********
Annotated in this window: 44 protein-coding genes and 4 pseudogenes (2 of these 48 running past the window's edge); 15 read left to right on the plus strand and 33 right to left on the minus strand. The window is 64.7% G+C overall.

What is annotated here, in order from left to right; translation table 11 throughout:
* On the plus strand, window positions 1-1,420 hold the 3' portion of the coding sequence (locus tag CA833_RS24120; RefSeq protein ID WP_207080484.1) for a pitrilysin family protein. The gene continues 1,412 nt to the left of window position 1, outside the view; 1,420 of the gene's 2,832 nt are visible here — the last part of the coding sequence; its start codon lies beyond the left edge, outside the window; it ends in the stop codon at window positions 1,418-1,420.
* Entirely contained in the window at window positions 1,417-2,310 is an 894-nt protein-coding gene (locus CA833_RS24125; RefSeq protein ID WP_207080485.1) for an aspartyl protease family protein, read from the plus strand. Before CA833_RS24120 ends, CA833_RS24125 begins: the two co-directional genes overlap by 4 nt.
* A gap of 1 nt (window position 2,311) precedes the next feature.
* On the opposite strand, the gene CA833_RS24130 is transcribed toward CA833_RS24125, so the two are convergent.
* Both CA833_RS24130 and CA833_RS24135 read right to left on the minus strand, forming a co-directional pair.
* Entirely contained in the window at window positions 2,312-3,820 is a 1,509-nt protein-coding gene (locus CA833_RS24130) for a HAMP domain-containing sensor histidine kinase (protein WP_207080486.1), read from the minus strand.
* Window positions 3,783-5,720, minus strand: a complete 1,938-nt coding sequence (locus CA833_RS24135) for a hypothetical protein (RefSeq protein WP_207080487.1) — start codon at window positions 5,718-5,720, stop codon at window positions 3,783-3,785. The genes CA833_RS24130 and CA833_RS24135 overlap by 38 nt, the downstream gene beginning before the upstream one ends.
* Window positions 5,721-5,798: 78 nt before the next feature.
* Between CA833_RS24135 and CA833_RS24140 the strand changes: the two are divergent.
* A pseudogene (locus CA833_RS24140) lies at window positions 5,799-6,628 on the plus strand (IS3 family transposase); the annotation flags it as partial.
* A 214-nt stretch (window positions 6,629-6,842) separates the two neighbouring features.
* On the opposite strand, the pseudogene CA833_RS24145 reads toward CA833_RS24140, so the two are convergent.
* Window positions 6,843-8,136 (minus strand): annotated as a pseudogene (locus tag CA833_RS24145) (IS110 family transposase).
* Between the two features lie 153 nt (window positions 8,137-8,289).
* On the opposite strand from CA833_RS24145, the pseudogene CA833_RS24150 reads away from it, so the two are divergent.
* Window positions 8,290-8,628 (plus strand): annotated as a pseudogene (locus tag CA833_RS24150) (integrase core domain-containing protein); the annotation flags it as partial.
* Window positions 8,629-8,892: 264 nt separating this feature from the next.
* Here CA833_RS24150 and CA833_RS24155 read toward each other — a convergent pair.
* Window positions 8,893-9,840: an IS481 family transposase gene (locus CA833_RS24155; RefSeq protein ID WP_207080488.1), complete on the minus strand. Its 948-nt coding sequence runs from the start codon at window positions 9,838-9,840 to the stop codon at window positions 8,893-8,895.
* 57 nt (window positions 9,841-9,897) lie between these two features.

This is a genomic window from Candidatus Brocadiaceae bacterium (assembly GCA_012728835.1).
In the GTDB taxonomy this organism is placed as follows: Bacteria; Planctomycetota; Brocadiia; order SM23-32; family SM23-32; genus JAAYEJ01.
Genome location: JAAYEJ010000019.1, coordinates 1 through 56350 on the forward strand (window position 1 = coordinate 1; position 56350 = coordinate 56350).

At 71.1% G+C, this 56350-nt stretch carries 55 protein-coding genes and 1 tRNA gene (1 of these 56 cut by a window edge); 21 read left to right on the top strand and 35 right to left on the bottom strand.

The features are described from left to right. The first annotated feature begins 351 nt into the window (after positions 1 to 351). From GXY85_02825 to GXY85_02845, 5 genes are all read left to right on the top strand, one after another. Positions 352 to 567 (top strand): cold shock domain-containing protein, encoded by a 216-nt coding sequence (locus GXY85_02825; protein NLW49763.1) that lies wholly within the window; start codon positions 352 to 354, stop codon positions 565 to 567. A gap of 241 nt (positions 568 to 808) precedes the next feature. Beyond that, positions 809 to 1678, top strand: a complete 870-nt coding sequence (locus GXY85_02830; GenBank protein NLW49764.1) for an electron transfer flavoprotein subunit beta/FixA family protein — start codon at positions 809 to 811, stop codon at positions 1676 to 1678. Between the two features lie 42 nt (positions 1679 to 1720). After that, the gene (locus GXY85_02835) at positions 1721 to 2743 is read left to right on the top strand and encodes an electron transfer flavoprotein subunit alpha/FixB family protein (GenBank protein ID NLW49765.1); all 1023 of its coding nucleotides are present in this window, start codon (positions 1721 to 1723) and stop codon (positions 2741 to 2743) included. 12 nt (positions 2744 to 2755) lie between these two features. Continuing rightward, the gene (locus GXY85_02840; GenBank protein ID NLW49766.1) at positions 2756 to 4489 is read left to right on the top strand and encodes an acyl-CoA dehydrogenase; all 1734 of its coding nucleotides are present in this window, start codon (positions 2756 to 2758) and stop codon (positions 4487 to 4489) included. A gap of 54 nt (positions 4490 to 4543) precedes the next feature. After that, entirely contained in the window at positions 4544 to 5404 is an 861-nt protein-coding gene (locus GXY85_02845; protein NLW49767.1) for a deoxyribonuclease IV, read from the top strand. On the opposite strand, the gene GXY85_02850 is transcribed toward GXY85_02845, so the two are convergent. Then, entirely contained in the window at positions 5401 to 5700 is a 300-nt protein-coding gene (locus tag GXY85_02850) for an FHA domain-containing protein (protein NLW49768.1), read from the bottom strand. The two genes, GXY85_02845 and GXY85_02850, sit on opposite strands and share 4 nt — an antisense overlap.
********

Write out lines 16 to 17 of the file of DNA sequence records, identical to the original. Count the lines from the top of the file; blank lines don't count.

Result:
* Between the two features lie 153 nt (window positions 8,137-8,289).
* On the opposite strand from CA833_RS24145, the pseudogene CA833_RS24150 reads away from it, so the two are divergent.